The only way all the elements of this structure could possibly be brought into a cohesive whole is to have a firm mapping of the elements of each of the data structures encountered into the corresponding elements of each of the other data structures. If this is achieved, then the conclusions reached on the basis of one viewpoint can be applied to the whole system and there will be a much enhanced possibility of achieving a formal proof.
The first data structure is a general tree representation of the predecessor tree. All the odd precursors of a given odd integer in the Collatz trajectories are collected as its children in order of increasing magnitude.
The second tree is a binary tree obtained from the previous, general, tree by the usual transformation. The children of any node in the general tree are linked each to the next, and the parent is linked only to that child which is smallest in magnitude. There is clearly a 1:1 bi-directional mapping between the nodes in the general tree and those in the binary tree since there has been no change other than a rearrangement of the links which construct the tree.
The abstract predecessor tree is quite distinct from the two predecessor trees which provided the observations which suggested consideration of the abstract tree. The abstract tree is a tree in which the nodes are infinite integer sets (not individual integers). The mapping from the binary tree to the abstract tree is an infinity to one mapping. Integers are located at a depth in the abstract tree identical to their depth in their left descent from their parental extensions. (That is, it ignores their depth from the root, 1, of the predecessor tree and reflects only their depth in the left descent.) Which set at its level an integer is found in is determined by the path down to it in its left descent (which I've been denoting by an e(sb)t notation). Each kind of left descent found in the binary tree will map into a particular path in the abstract tree. Every instance of a particular left descent in the binary tree will contribute its integer elements to the same series of sets in a path in the abstract tree. Thus all elements of the successive instances of any kind of left descent in the binary tree will be found in the same path through the infinite sets in the abstract predecessor tree.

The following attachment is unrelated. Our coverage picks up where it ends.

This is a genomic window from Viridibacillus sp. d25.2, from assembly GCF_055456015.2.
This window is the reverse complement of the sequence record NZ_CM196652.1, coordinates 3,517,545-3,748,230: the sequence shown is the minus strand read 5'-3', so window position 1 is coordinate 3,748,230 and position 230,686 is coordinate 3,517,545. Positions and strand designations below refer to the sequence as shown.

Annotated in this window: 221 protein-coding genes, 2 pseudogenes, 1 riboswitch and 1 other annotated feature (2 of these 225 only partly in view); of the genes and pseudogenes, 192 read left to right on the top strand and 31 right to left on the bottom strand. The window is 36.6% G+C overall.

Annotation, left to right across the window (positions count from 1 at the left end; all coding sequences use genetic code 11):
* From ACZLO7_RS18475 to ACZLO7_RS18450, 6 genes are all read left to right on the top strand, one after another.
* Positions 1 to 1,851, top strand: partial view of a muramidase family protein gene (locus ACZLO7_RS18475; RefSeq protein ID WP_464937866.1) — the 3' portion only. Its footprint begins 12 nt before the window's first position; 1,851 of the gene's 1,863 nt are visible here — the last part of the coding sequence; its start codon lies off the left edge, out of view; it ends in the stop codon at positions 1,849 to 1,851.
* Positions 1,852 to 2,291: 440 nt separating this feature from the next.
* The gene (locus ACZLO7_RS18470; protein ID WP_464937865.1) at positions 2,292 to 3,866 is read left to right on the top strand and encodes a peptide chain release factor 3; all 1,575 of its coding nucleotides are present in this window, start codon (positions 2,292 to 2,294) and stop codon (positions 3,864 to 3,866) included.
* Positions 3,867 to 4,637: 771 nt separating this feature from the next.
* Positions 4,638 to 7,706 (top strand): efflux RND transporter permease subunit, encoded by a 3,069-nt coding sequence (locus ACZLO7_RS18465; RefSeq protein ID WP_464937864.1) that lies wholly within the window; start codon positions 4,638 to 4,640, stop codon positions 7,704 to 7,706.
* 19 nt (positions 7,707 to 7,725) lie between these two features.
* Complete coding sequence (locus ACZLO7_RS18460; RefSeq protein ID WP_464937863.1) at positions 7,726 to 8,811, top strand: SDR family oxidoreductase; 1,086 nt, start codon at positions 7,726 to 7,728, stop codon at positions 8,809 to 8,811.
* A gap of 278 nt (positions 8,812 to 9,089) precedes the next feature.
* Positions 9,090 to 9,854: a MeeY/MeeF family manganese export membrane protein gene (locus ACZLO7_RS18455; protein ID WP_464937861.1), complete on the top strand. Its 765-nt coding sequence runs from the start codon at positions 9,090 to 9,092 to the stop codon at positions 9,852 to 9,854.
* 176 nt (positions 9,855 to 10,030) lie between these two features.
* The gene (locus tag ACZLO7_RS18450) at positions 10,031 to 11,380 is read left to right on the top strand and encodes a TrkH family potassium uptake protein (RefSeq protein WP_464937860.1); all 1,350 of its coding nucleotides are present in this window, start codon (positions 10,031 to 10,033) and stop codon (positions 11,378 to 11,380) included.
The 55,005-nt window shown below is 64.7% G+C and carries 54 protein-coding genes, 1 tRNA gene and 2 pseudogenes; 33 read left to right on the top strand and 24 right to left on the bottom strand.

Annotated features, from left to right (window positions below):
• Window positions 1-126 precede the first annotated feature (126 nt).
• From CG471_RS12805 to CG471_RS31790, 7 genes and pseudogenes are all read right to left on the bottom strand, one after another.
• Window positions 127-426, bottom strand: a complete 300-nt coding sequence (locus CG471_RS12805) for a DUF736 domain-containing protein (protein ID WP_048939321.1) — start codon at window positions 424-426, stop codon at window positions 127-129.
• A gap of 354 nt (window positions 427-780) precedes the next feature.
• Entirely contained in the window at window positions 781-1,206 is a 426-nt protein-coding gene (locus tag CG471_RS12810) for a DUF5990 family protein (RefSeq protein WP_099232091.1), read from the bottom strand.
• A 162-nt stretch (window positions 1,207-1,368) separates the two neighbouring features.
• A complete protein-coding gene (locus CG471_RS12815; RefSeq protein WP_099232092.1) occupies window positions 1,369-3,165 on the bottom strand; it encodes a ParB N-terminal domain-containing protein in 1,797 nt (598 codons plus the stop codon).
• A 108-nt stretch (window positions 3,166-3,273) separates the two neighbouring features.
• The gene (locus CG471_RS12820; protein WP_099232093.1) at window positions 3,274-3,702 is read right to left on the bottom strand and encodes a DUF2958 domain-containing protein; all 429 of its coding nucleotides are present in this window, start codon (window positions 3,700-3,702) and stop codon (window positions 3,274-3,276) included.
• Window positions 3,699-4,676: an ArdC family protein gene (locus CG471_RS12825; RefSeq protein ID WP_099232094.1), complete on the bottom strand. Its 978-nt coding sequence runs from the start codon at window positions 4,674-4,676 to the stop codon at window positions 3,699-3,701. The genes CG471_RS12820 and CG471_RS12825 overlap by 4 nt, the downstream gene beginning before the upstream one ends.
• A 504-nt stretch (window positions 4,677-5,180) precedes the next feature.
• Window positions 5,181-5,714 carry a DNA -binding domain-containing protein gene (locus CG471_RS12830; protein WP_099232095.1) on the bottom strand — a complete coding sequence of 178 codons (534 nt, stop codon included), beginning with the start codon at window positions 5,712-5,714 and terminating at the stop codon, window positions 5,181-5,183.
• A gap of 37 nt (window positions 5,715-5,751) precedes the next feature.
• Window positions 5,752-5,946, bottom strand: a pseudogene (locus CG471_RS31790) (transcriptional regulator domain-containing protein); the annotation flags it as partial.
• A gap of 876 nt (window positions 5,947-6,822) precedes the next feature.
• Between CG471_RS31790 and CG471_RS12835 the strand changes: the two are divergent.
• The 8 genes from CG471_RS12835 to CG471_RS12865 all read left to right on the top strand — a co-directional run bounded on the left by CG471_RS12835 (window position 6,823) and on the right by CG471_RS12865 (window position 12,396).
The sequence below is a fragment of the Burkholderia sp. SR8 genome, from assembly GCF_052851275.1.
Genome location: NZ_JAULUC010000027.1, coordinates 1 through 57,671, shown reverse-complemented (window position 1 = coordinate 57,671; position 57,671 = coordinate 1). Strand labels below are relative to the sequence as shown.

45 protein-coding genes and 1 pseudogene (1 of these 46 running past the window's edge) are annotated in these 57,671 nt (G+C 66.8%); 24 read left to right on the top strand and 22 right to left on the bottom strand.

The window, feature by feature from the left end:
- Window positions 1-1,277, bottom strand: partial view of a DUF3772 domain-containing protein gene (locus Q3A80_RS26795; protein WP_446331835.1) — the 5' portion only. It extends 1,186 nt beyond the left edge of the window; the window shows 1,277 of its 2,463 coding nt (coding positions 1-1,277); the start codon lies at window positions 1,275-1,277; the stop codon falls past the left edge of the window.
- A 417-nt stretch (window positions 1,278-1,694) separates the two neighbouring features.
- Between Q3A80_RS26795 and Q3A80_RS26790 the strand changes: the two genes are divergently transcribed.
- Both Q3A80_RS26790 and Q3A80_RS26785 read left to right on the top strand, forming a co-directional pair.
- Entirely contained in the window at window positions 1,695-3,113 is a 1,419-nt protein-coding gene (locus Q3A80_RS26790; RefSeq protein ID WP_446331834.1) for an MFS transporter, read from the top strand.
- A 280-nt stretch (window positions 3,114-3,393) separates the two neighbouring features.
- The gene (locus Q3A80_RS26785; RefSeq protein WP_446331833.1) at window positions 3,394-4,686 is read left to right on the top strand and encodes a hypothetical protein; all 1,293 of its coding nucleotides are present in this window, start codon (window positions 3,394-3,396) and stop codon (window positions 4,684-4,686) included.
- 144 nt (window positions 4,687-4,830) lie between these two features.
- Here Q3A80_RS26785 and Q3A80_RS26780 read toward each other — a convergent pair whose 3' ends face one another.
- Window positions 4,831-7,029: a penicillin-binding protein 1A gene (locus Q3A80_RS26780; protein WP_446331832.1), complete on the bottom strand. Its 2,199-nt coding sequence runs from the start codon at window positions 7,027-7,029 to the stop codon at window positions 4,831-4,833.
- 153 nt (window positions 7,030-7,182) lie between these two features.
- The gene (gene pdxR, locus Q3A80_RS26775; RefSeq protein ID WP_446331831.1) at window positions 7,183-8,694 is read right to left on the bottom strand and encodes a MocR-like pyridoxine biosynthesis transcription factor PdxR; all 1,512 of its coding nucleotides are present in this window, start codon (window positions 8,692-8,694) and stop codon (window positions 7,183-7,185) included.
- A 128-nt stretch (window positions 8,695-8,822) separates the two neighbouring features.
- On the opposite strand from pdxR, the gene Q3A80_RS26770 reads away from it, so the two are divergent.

This is not a bi-directional mapping. Left descents in the binary tree map with certainty into descents in the abstract tree. The reverse is not true. The descents in the abstract tree cannot be placed with certainty in the binary tree. In fact, the successive instances of a left descent from the abstract tree are scattered all over the binary tree with no apparent rhyme nor reason. This is demonstrated for the ebbt left descent, as an example.
The mapping from the abstract predecessor tree into the list of left descent assemblies is pictured more clearly than it can be explained. The two are entirely equivalent, mapping each into the other with complete fidelity. One sees this by going through the process of teasing out of the initially very large sets in the abstract predecessor tree the series of subsets which may be assigned to a completed path from extension to leaf. That teasing out process precisely defines the infinite set of instances of each particular left descent assembly in terms of the dn+c formulas which play a role in the depiction of the structure as a sieving operation performed by left descent assemblies.
One might feel that the inability to map from the completely subsetted abstract predecessor tree (equivalently the list of left descent assemblies) back into the binary tree would be fatal to the possible use of these structures to reach a proof. Fortunately there is an escape from this. We have established a 1:1 bidirectional mapping between the integers and their position in the list of left descent assemblies. Since it is the integers, not their placement in the binary tree, which are of interest in reaching a proof, this alternative 1:1 mapping between the positive odd integers and the list of left descent assemblies should provide the needed linkage.
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